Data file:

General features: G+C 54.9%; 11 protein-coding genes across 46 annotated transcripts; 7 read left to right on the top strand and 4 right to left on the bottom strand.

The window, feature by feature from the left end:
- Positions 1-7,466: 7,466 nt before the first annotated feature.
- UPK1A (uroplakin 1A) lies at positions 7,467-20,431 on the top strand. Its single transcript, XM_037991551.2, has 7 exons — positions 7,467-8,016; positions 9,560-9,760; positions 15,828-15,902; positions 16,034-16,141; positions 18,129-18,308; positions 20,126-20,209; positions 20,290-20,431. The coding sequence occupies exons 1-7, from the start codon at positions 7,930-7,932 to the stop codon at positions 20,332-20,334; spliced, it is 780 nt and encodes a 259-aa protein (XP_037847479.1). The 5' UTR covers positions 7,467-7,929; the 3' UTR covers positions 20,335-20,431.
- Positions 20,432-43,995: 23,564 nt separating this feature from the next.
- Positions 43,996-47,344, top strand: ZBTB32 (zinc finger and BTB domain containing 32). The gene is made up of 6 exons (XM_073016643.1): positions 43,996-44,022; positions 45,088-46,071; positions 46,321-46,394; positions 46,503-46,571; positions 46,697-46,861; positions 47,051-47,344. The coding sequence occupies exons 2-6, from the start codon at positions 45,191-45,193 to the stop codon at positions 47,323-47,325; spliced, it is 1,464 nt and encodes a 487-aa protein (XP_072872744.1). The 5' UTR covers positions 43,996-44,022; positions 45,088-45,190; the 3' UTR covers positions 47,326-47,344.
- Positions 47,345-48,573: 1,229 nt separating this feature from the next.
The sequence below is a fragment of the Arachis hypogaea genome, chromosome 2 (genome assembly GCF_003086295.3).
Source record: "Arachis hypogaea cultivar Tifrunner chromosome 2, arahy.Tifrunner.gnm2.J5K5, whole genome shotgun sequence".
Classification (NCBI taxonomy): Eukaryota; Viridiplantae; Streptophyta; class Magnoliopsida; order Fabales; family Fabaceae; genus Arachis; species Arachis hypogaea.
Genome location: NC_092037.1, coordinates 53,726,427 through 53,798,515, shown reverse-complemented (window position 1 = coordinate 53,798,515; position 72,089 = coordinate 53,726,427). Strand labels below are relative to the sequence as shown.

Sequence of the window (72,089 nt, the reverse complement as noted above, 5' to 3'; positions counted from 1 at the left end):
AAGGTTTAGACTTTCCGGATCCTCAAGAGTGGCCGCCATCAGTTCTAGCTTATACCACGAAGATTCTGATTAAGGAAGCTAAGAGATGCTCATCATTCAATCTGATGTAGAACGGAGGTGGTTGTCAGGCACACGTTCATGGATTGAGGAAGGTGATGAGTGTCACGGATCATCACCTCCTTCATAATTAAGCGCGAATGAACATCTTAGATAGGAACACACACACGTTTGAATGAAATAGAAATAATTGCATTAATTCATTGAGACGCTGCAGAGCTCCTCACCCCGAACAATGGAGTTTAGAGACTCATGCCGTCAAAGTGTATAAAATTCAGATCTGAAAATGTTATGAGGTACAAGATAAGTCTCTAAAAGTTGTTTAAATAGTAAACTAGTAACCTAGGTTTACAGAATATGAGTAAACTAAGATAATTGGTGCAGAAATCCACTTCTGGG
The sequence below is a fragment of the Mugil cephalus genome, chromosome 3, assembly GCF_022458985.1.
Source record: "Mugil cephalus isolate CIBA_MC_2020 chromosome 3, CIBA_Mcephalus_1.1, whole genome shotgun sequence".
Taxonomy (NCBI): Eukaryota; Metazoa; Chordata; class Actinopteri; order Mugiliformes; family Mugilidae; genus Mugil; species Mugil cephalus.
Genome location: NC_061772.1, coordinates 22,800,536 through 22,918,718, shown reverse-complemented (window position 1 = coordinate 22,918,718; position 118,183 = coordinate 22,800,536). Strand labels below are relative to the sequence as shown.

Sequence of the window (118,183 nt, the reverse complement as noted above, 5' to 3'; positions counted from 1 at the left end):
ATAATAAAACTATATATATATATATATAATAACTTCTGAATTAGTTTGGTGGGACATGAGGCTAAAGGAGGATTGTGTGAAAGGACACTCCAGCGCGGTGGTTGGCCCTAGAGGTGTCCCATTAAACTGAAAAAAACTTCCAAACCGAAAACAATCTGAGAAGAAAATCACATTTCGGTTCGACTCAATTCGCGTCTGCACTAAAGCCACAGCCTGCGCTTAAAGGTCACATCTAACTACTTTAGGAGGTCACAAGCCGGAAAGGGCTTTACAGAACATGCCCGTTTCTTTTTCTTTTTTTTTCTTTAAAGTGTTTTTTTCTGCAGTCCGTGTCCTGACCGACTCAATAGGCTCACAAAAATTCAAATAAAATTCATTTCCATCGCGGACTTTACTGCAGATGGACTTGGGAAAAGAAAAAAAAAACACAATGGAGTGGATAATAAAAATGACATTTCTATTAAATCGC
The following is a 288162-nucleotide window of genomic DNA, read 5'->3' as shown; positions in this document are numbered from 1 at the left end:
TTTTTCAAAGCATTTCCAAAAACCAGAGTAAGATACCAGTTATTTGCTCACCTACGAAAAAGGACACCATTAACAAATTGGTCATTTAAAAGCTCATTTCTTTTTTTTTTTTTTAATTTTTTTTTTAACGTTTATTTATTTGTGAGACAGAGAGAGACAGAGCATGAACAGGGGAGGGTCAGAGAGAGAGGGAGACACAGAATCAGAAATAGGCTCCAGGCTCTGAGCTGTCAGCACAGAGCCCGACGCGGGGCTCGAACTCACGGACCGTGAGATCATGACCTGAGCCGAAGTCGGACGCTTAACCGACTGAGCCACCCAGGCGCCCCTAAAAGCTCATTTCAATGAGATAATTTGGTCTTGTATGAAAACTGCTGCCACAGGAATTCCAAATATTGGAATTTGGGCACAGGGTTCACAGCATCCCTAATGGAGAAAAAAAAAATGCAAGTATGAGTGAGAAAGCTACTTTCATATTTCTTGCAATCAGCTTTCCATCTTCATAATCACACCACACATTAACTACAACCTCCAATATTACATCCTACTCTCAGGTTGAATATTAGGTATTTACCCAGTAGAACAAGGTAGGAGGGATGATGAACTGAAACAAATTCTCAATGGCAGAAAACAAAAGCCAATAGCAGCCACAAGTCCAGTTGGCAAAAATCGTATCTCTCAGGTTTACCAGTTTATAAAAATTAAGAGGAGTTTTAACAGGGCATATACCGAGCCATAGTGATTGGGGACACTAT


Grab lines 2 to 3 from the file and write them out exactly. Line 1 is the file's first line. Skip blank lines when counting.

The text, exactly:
The window, feature by feature from the left end:
- Positions 1-7,466: 7,466 nt before the first annotated feature.